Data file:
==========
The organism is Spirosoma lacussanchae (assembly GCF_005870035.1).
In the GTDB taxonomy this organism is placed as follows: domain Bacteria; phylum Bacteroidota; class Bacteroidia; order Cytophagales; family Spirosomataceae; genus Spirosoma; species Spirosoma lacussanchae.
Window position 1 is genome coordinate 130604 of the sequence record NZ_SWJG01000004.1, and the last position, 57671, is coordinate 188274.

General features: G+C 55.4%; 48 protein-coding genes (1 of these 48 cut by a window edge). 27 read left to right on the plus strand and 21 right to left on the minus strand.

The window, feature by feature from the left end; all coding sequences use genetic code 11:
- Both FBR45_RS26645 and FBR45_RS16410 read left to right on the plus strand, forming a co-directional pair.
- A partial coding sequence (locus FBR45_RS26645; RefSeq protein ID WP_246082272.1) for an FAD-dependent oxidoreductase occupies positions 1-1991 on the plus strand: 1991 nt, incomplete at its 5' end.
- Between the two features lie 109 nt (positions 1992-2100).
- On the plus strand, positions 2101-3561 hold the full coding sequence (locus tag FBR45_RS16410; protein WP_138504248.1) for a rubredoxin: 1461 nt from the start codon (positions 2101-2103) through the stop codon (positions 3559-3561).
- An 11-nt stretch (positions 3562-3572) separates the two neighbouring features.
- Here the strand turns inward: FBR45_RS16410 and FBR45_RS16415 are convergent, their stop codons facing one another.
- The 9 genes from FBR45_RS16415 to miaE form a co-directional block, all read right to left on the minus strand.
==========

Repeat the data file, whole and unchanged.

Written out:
The organism is Spirosoma lacussanchae (assembly GCF_005870035.1).
In the GTDB taxonomy this organism is placed as follows: domain Bacteria; phylum Bacteroidota; class Bacteroidia; order Cytophagales; family Spirosomataceae; genus Spirosoma; species Spirosoma lacussanchae.
Window position 1 is genome coordinate 130604 of the sequence record NZ_SWJG01000004.1, and the last position, 57671, is coordinate 188274.

General features: G+C 55.4%; 48 protein-coding genes (1 of these 48 cut by a window edge). 27 read left to right on the plus strand and 21 right to left on the minus strand.

The window, feature by feature from the left end; all coding sequences use genetic code 11:
- Both FBR45_RS26645 and FBR45_RS16410 read left to right on the plus strand, forming a co-directional pair.
- A partial coding sequence (locus FBR45_RS26645; RefSeq protein ID WP_246082272.1) for an FAD-dependent oxidoreductase occupies positions 1-1991 on the plus strand: 1991 nt, incomplete at its 5' end.
- Between the two features lie 109 nt (positions 1992-2100).
- On the plus strand, positions 2101-3561 hold the full coding sequence (locus tag FBR45_RS16410; protein WP_138504248.1) for a rubredoxin: 1461 nt from the start codon (positions 2101-2103) through the stop codon (positions 3559-3561).
- An 11-nt stretch (positions 3562-3572) separates the two neighbouring features.
- Here the strand turns inward: FBR45_RS16410 and FBR45_RS16415 are convergent, their stop codons facing one another.
- The 9 genes from FBR45_RS16415 to miaE form a co-directional block, all read right to left on the minus strand.